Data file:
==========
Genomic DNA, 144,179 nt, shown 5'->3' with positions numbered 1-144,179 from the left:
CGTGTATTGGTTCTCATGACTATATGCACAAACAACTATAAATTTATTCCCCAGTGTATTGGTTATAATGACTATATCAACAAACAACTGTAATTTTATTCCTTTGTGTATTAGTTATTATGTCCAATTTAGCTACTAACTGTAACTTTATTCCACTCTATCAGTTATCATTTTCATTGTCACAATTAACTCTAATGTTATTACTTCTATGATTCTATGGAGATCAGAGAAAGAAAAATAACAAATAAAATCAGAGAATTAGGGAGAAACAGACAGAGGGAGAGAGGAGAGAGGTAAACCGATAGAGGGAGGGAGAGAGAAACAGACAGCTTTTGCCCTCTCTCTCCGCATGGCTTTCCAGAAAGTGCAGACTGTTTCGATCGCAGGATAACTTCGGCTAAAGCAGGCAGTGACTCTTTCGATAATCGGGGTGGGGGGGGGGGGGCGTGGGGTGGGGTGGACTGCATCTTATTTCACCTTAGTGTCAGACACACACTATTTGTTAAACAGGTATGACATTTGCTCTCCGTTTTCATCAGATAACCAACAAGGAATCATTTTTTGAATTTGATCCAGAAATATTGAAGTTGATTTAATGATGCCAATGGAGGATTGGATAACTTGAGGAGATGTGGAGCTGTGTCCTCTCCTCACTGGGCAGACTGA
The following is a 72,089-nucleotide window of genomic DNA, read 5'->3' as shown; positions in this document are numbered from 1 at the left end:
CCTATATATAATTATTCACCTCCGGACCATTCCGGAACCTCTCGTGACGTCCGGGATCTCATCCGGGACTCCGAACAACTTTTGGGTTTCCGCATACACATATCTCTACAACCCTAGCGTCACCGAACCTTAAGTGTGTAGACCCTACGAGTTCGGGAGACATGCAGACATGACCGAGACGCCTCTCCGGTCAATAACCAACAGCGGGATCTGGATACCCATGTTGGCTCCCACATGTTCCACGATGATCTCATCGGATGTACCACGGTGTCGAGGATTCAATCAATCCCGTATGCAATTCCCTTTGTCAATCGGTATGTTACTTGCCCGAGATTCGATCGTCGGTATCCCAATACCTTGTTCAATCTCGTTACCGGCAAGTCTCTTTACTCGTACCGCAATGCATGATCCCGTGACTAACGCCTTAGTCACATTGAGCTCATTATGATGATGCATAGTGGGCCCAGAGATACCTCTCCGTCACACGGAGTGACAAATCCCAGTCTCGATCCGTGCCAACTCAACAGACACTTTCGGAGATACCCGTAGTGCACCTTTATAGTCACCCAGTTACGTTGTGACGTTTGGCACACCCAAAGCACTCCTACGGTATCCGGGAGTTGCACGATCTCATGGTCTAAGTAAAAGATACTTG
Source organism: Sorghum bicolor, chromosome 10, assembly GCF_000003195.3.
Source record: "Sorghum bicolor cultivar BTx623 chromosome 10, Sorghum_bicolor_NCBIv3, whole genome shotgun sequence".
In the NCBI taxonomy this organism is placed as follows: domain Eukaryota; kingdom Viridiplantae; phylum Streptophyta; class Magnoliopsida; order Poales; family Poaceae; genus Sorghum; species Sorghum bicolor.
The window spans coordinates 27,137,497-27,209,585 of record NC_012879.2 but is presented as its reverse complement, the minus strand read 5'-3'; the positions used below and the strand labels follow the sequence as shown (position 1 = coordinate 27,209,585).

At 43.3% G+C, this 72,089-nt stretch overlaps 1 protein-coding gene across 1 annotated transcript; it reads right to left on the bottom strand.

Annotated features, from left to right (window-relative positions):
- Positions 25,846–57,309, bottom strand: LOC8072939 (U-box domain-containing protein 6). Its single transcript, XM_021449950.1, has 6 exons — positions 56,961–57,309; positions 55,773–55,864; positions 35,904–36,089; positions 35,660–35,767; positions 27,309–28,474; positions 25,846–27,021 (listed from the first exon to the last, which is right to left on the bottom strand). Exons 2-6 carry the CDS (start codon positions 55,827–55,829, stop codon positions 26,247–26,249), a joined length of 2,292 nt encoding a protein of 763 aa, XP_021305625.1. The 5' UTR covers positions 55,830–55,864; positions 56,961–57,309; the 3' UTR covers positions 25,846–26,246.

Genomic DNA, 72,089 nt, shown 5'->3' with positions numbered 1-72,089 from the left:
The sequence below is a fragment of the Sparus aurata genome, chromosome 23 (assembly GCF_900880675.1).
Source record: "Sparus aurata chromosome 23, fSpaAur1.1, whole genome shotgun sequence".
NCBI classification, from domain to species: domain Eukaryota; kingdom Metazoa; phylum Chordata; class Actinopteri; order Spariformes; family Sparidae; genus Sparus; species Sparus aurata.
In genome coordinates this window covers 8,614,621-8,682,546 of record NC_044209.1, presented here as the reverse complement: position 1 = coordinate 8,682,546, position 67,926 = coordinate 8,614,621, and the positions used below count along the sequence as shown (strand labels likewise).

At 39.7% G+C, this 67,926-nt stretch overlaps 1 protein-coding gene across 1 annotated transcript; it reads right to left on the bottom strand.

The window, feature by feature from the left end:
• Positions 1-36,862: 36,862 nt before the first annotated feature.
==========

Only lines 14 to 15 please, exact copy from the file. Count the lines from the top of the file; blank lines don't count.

Source record: "Sparus aurata chromosome 23, fSpaAur1.1, whole genome shotgun sequence".
NCBI classification, from domain to species: domain Eukaryota; kingdom Metazoa; phylum Chordata; class Actinopteri; order Spariformes; family Sparidae; genus Sparus; species Sparus aurata.